Written on February 13, 2017.
Last week, I took a little roadtrip. It wasn’t planned, but it was purposed. A few days before “hitting the road” I learned that one of my closest friends from junior high and high school had passed away. It was a shock. I had to read and reread the message numerous times to even grasp the idea. There was no illness preceding, just a here and then gone.
We felt immediately that I was to go to the funeral, which meant a return to my home state, though not my hometown. And a roadtrip, by myself. A rarity for sure, as I rarely even run to the store without a companion of teenage nature.
The drive was lovely, full of Pappa, sound and silence. Memories flowed freely and found me grateful for where I have been and who I have known. As miles and moments waxed and waned, I thought of my friend Kevin and who he was to me. Recollections and remembrances led my heart to overflow my eyes again and again.
Within the cache, funny and fierce. There was the time that Kevin actually told our English teacher that my puppy, Lambchop, peed on his senior paper. This was of course the reason he couldn’t turn it in on time. Our teacher actually believed him. Karen, his twin sister and my best friend and I had stayed up all night getting our final edits and annotations done. He got an extra week to get his done.
And then, there was the moonlit night on a gravel driveway in a little town in Texas. The night when I received my first ICU. An “I see you” from one dear to my heart who saw far more than I could at the time. A cub turned lion before me as he went past his yearnings to my years. For it took many 365 day collections for me to see what he saw. What HE saw. Still sees.
As I came into the church, the one who I knew the longest was sitting with a seat saved, though she didn’t know I would be the occupant. It was like wrapping up in a warm blanket on a winter day. Later we walked timidly through the lobby, treasure hunters of sorts as we searched faces for ones we knew and met other eyes that were seeking too.
We found each other fragile from our fallen friend, yet each of us with an open door that each other could enter. We came into each other’s lives anew. With eyes to see and hearts to hear. There wasn’t much shared about where we had been for the moments were so manifest with where we are now. How we arrived didn’t matter as much as the truth that we had gotten there, here, at all. We didn’t take many trips down memory lane, choosing instead to run the road of now. Each sign and marker revealed that the hopes we had for each other were present among us now. We had become what we had seen for each other then, even as we are still becoming what was written well before we became part of each other’s lives.
At my hotel that evening, I journaled an ICU for each friend whose life I had the honor of entering that day. And I prayed for each one. Sleep frolicked around the fringes and as I let it enter, I thought of a scripture.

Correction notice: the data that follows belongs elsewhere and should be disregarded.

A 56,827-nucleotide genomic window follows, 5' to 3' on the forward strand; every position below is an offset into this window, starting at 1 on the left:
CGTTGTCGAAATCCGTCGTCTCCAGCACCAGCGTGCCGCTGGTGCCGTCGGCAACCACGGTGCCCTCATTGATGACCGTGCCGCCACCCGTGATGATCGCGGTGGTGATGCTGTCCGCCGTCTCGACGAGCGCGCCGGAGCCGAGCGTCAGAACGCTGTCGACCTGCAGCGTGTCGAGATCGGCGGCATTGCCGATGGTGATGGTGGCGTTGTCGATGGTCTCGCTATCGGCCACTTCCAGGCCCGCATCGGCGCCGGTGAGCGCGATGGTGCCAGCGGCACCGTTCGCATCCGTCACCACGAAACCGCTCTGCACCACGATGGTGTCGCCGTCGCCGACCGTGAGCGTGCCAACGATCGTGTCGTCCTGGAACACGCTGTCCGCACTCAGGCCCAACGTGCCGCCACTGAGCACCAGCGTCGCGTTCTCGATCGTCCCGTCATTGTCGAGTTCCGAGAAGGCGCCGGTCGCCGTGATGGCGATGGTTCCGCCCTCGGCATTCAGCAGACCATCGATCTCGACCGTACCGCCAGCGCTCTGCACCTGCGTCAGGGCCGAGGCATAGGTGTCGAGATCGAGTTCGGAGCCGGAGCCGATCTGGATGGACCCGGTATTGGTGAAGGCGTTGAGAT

And he said to him, “Why are you asking me about what is good? There is only One who is good; but if you wish to enter into life, keep the commandments.” Matthew 19:17
This translation may read a bit different, especially since we most often see the rich young ruler as contemplating eternal life. Young, righteous and wealthy, he came with a question, a quest. He wanted to know how his “have it all” life on earth could continue. In Heaven as it is on earth was the search of the rich young ruler.
But Jesus. He just has a way of giving far more than is sought. And finding us, who we really are, in the process. We knock. He enters.
A wild heart stands before Jesus, hungry. The bread within the hands of Heaven is broken open and multiplied. For Jesus didn’t tell the boy how to enter eternity. He told him what he needed to do to enter life itself. The boy on the cusp of manhood wanted to know what was needed that he would still “have” in Heaven. Jesus crumpled the list of nouns on a list and invited him to a verb. ‘Eiserchomai’, to come into, to enter.
Jesus took him from a future tension to present tense. The young man trusted Jesus with his expression of desire. And He was faithful as He revealed to the the young man the difference between what he wished would happen and that which was already accomplished.
Jesus invites youth to grow up as He offers life that has already come. Already is. When we are on the precipice of maturity, we often want to know that our future is secure. Jesus wants us to see what already exists for us. He longs for us to live the life already provided instead of pensioned.
How do we enter? Keep the commandments. Follow the path set before us. Live what He has already said to us. Treat it as a treasure, not one stuffed within a drawer or box, that we fear losing. Not something to be hidden away until… Instead, a destiny display. We the case, His word the jewel within. Hemmed in and secure, while completely visible. A transparent casing over a glistening glory.
Let the Lord reveal to you something you have been “hiding away” so you could protect it from being lost. Let Him show you a word He has spoken to you that you aren’t living because you have held it as something you wish could happen instead of carrying it to the place where it already is.
Write an ICU word for each one that you will have at your table this Shabbat, those that will enter your home. And if you will share Shabbat with someone at their invitation, write an ICU word to give them as you enter.
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